There's something in Egypt that our football ancestors didn’t tell us about because it has become the place where our national teams have found a way to resurrect our football back to international relevance.
It was in Egypt, 20 years ago that a South Africa U20 national team qualified for the World Cup.
This after five other teams failed.
South Africa had qualified at the second time of trying for the Malaysia tournament in 1997 when it was still called the Fifa World Youth Championship.
That was a team coached by Shakes Mashaba and starred Amajita vannie Kaap such as Benni McCarthy, David Kannemeyer, Junaid Hartley, Matthew Booth as captain and even Wayne Roberts as the team’s goalkeeper.
That was the last time any SA team made it past the group stages of the U20 Cup of Nations, which has been the qualifying tournament for the World Cup as we know it today, after it was renamed in 2007.
Then the ouens that did it in 2009 did something quite special and since progressed from the U20s to the U23s and now Bafana Bafana.
They were the same guys who played in this year’s Afcon and qualified out of the group stages for the first time since the year 2000, believe it or not.
Guess where they did it?
In Egypt, obviaaaaas!
That’s some piece of history created by the current Bafana group, which has also become quite a unique story to tell for those who might be interested.
But let’s wait until they qualify for the Qatar 2022 World Cup first to tell the tale.
Fast forward to last week, when a new group of U23s managed to become only the third SA team to qualify for the Olympic Games.
There’s nothing to go crazy about being the third team, right?
Wrong, these youngsters are part of a group of SA footballers that have not only played at the Afcon at U17, U20, and U23 level, but they have also managed to qualify for the U17 and U20 World Cups and now the Tokyo 2020 Olympic Games.
I’ll give you time to think of a South African player that has ever done that.
When you find one or two, you know where to find me!
When Bafana Bafana head coach Molefi Ntseki referred to this U23 group as the "Golden Generation", he’s not mistaken.
The current squad are rewriting South African football history with each game that they play and going to Tokyo 2020 will make them more decorated, tournament-wise, than any other SA player in history.
It goes without saying that the likes of Ajax Cape Town’s Grant Margeman and SuperSport United duo of Teboho Mokoena and Sipho Mbule are among the U23s core of players that will progress to the Bafana national set-up based on their performances for club and every time they have put on the national jersey through the different levels.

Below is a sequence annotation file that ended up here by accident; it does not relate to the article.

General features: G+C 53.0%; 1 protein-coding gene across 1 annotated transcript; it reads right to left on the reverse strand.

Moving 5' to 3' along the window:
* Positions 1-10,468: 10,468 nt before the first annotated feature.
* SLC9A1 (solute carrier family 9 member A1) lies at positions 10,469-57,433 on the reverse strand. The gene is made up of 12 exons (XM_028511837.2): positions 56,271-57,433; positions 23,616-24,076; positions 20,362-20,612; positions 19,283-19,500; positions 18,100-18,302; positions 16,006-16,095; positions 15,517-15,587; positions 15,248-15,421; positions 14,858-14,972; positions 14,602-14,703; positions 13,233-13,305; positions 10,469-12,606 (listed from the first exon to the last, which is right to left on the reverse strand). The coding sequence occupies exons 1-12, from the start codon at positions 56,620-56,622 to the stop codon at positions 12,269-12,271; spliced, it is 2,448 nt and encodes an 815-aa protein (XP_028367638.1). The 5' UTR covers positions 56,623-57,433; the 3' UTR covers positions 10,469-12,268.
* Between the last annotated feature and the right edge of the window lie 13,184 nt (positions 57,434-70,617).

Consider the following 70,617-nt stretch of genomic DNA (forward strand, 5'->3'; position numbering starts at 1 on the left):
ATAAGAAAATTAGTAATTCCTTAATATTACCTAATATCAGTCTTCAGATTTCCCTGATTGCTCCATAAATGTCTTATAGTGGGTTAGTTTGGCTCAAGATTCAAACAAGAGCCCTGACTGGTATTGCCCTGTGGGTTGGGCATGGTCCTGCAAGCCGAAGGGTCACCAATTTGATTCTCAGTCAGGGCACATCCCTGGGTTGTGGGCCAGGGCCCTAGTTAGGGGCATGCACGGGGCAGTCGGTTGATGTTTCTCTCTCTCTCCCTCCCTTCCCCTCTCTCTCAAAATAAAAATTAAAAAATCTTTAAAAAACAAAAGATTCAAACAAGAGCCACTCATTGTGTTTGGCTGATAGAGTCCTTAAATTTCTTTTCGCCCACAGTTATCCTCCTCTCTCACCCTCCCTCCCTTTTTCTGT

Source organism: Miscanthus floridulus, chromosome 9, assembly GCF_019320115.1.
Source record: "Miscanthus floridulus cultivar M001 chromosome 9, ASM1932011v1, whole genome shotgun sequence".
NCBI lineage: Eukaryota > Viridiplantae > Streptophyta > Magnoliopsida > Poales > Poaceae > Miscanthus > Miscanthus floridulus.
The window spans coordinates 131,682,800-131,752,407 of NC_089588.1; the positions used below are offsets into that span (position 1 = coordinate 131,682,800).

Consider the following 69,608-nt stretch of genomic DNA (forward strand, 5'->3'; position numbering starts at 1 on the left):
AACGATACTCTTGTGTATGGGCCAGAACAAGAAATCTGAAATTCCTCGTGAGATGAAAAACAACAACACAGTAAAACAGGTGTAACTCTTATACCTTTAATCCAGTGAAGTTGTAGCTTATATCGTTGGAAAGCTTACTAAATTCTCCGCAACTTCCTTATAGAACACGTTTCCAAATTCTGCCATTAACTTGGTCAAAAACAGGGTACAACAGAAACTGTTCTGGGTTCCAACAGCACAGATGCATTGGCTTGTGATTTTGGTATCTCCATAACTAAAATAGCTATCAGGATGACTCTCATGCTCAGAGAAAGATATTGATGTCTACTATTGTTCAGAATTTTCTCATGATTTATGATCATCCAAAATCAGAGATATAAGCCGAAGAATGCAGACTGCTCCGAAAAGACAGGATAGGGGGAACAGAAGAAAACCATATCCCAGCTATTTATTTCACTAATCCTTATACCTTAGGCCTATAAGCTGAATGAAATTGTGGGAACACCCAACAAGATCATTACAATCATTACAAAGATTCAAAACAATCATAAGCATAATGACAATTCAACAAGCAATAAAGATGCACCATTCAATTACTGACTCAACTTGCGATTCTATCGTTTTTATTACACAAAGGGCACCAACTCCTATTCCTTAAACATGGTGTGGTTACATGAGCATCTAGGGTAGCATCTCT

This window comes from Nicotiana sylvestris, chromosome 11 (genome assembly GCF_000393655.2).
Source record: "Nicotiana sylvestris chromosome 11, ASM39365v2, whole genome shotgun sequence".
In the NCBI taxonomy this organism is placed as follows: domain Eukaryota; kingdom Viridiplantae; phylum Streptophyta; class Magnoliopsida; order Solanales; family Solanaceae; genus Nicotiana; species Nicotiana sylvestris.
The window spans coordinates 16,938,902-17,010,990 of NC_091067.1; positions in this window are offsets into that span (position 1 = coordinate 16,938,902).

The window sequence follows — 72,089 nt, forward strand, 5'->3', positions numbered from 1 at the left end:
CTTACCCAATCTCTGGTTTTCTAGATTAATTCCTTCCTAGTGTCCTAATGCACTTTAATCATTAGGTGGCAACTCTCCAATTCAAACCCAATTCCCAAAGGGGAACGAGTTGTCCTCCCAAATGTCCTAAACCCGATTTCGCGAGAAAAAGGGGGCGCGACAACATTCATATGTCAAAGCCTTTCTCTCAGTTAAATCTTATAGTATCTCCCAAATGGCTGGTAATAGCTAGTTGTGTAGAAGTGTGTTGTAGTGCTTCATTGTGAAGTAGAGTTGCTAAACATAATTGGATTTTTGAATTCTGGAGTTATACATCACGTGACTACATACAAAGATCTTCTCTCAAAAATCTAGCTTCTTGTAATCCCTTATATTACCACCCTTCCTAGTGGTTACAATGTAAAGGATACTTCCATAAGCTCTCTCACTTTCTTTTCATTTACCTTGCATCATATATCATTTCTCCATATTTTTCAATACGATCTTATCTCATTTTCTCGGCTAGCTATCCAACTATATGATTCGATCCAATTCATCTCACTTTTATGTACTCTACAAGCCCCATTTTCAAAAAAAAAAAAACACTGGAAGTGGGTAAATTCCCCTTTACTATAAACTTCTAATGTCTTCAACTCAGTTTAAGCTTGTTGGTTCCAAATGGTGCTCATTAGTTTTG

You can also add Portugal-based Luther Singh and Belgium-based Lyle Foster to that list.
Both these attackers have shown the real potential of being very good senior players in the near future.
But unlike Margeman and Mokoena, who have been starters for their local clubs for the past three and more, Singh and Foster are at the crucial stage of making the jump from reserve league to top-flight football.
They are, however, doing it in Europe where everything is done to equip players like them for the next level.
It might be the time right for Ntseki to gave a conversation with someone like a Dean Furman about his future in the Bafana team beyond the Qatar 2022 World Cup.
Germany recently faced a similar conundrum to Bafana, with a host of youngsters pushing through their national and club ranks.
However, unlike his German counterparts who abruptly told three of the team’s veterans to let them know they were no longer in the national team plans, Mr Ntseki should give Furman a little more respect than that.
He deserves that the coach speaks to him now so that the player can also prepare himself for his swansong.
The 31-year-old has been a true warrior for Bafana since he was afforded the opportunity as a youngster who might have chosen to test his chances with England rather than South Africa.
He will without a doubt be a great ambassador for SA football for a long time to come when his playing days are over.
He is the kind of guy that Ntseki has been calling for, to use to convince other players with a UK and European background to consider representing the Gold and Green of Mzansi.
We have a history of not managing this process well in South Africa and we have been lucky because we’ve also changed coaches and the fault is placed on their feet.
We missed out on giving Benni McCarthy a special farewell by allowing him the opportunity to bid farewell to the national team in front of his home fans at the 2010 World Cup.
After his weight problems late in his career and some indiscretions ahead of the tournament, they dumped him unceremoniously.
What a story that could have been?
It’s another chapter we can discuss when the time is right.